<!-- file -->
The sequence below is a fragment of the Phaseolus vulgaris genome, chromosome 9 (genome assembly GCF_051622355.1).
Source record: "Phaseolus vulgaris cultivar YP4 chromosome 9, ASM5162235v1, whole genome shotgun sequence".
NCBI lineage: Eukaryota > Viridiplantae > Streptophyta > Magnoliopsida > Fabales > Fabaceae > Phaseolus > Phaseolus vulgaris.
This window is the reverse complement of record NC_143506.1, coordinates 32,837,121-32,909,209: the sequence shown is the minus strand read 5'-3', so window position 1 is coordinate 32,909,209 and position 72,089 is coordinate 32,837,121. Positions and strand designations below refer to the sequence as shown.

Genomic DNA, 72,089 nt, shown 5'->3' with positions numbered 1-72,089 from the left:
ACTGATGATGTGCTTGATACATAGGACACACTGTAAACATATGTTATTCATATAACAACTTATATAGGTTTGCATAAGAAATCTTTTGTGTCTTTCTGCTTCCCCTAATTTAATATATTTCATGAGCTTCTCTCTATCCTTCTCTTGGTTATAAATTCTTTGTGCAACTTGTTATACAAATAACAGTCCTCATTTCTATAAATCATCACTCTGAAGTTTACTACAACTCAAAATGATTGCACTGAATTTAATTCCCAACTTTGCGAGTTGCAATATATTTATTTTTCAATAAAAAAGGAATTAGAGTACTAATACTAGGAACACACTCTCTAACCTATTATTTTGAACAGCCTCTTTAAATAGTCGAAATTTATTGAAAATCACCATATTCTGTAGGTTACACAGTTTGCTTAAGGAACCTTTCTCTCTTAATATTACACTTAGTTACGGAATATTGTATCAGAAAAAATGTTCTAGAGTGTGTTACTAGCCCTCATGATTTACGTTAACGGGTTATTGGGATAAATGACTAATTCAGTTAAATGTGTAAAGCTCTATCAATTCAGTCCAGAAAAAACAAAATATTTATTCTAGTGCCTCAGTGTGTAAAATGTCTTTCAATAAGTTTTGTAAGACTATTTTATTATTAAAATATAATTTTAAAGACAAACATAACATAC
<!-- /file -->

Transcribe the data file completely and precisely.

The sequence below is a fragment of the Phaseolus vulgaris genome, chromosome 9 (genome assembly GCF_051622355.1).
Source record: "Phaseolus vulgaris cultivar YP4 chromosome 9, ASM5162235v1, whole genome shotgun sequence".
NCBI lineage: Eukaryota > Viridiplantae > Streptophyta > Magnoliopsida > Fabales > Fabaceae > Phaseolus > Phaseolus vulgaris.
This window is the reverse complement of record NC_143506.1, coordinates 32,837,121-32,909,209: the sequence shown is the minus strand read 5'-3', so window position 1 is coordinate 32,909,209 and position 72,089 is coordinate 32,837,121. Positions and strand designations below refer to the sequence as shown.

Genomic DNA, 72,089 nt, shown 5'->3' with positions numbered 1-72,089 from the left:
ACTGATGATGTGCTTGATACATAGGACACACTGTAAACATATGTTATTCATATAACAACTTATATAGGTTTGCATAAGAAATCTTTTGTGTCTTTCTGCTTCCCCTAATTTAATATATTTCATGAGCTTCTCTCTATCCTTCTCTTGGTTATAAATTCTTTGTGCAACTTGTTATACAAATAACAGTCCTCATTTCTATAAATCATCACTCTGAAGTTTACTACAACTCAAAATGATTGCACTGAATTTAATTCCCAACTTTGCGAGTTGCAATATATTTATTTTTCAATAAAAAAGGAATTAGAGTACTAATACTAGGAACACACTCTCTAACCTATTATTTTGAACAGCCTCTTTAAATAGTCGAAATTTATTGAAAATCACCATATTCTGTAGGTTACACAGTTTGCTTAAGGAACCTTTCTCTCTTAATATTACACTTAGTTACGGAATATTGTATCAGAAAAAATGTTCTAGAGTGTGTTACTAGCCCTCATGATTTACGTTAACGGGTTATTGGGATAAATGACTAATTCAGTTAAATGTGTAAAGCTCTATCAATTCAGTCCAGAAAAAACAAAATATTTATTCTAGTGCCTCAGTGTGTAAAATGTCTTTCAATAAGTTTTGTAAGACTATTTTATTATTAAAATATAATTTTAAAGACAAACATAACATAC